Contributed by William C. Burnham, Monmouth County, New Jersey, 2L Roger Williams University Law School
A common motif in privacy law is the overarching concern for “consumer protection.” Curiously, these laws offer extremely limited avenues of recovery for individual consumer-victims of a data breach. Generally, most state data breach laws (and overlapping sector-specific federal laws) require commercial entities to merely notify consumers in a timely manner to avoid liability. If the commercial entity fails to timely notify consumers, it faces potential sanctions to individual states and federal agencies rather than the consumer-victim.
This appears to be a flaw in the overall scheme of privacy law—the same legal scheme that is built around a pillar of consumer protection. Accordingly, some consumers have sought recovery in the form of state tort and contract actions. (See Walgreen, Co. v. Hinchy 21 N.E.3d 99 (Ind. Ct. App. 2014)). The infamous Hinchy decision temporarily sent a chill down the collective back of the private sector, yet this case is confined to its riveting but very extreme set of facts. On the whole, it does not appear that state common law actions—absent egregious factual circumstances—are a true avenue for individual recovery.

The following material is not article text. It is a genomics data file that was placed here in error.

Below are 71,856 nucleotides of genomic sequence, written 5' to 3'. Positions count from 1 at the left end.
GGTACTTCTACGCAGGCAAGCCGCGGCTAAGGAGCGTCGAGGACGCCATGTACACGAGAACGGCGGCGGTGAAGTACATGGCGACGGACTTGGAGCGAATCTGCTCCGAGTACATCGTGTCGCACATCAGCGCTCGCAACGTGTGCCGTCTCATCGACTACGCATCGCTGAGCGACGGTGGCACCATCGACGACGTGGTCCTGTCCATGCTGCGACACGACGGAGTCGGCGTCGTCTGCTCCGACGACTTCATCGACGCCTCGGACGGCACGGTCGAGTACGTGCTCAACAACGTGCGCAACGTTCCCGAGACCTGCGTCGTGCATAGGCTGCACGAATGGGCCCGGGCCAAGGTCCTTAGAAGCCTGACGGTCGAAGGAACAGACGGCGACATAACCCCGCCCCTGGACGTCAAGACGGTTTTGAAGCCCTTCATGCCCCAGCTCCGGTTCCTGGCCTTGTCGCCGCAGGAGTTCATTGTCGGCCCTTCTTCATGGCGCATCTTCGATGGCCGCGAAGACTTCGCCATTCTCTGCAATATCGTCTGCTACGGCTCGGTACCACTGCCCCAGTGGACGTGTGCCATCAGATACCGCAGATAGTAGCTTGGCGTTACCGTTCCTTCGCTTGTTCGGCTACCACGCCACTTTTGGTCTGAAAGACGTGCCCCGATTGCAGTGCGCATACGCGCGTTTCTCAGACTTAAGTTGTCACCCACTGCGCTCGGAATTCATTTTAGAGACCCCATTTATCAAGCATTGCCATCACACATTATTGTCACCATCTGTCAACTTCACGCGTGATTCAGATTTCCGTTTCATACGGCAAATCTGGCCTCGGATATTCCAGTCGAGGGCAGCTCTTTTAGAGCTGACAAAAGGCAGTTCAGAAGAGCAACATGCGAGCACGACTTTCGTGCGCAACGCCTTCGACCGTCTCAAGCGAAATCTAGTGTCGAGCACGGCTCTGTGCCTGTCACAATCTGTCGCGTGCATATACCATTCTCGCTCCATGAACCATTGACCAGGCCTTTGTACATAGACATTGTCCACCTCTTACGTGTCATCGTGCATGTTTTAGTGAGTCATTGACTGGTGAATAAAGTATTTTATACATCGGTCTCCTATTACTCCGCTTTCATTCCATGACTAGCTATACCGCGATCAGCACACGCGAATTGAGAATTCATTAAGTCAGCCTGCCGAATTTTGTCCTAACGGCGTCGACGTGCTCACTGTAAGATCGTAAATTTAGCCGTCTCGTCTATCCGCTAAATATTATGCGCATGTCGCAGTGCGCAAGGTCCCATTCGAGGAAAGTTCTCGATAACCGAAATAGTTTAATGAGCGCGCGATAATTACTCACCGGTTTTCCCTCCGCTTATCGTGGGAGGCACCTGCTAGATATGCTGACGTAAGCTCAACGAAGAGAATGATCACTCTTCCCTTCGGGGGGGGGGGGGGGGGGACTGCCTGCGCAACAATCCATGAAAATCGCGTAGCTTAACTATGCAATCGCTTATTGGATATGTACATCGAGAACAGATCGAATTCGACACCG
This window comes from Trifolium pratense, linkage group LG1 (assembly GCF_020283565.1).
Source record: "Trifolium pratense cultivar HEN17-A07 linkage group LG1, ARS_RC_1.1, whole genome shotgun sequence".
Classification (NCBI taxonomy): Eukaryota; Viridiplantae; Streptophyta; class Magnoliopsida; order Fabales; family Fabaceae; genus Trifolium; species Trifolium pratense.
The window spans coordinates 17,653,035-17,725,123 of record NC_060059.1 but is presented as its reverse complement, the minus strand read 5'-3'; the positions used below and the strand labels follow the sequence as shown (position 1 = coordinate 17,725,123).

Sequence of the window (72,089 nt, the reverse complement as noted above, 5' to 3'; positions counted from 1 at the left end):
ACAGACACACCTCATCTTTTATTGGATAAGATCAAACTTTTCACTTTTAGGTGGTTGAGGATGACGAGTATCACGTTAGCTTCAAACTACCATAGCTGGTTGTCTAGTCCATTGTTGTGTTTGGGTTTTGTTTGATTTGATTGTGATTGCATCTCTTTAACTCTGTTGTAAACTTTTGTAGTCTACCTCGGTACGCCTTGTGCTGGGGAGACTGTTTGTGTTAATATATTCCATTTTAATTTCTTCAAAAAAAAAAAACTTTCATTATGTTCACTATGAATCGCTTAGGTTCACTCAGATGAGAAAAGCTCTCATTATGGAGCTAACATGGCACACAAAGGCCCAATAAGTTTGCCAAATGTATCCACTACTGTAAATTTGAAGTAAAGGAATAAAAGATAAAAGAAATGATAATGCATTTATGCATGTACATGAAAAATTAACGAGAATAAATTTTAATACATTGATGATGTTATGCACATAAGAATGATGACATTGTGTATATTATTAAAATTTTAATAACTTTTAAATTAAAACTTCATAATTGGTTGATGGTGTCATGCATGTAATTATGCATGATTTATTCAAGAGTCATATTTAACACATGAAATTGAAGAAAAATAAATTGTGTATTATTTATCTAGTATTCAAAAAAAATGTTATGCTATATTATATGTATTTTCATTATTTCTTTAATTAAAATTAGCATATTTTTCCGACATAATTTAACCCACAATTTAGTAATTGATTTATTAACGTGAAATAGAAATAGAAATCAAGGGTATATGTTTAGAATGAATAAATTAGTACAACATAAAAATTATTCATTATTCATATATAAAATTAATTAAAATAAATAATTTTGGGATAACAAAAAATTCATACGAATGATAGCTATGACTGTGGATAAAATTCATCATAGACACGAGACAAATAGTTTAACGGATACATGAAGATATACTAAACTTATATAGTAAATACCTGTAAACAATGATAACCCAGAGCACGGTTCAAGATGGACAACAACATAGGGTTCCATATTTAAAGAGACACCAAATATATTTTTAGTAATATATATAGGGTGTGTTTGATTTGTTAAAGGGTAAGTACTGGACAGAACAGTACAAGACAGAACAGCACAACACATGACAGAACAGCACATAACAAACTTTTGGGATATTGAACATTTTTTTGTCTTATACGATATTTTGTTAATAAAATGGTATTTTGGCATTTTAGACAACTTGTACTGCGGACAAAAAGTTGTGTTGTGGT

The current patchwork quilt of American privacy law appears to offer only an illusory remedy to consumer-victims of data breaches. The only way to truly combat this flaw is to re-write significant portions of privacy law to provide adequate remedy for the actual consumers harmed by data breaches. Wholesale changes are admittedly politically unrealistic and raise counter policy concerns such as a sudden burden on the judiciary or the enigmatic “flood gates” concern. From the perspective of the consumer, rewriting privacy law to allow for private lawsuits may do more harm than good. Hypothetically, the cost liability of these lawsuits would likely be pushed on the consumer in the form of increased prices. Similarly, these lawsuits could deplete the coffers of a defendant-business and render it insolvent before more serious injuries to consumers manifest themselves. In sum, it is incumbent on policy makers to ensure that the consumer is, in fact, adequately protected. Allowing an avenue for individual lawsuits in the event of a data breach is potentially a rather axiomatic solution to the consumer protection hypocrisy in privacy law policy. Yet, if implemented, this solution must be appropriately tapered to preemptively address the various nuances and counter policy concerns that undermine such an approach.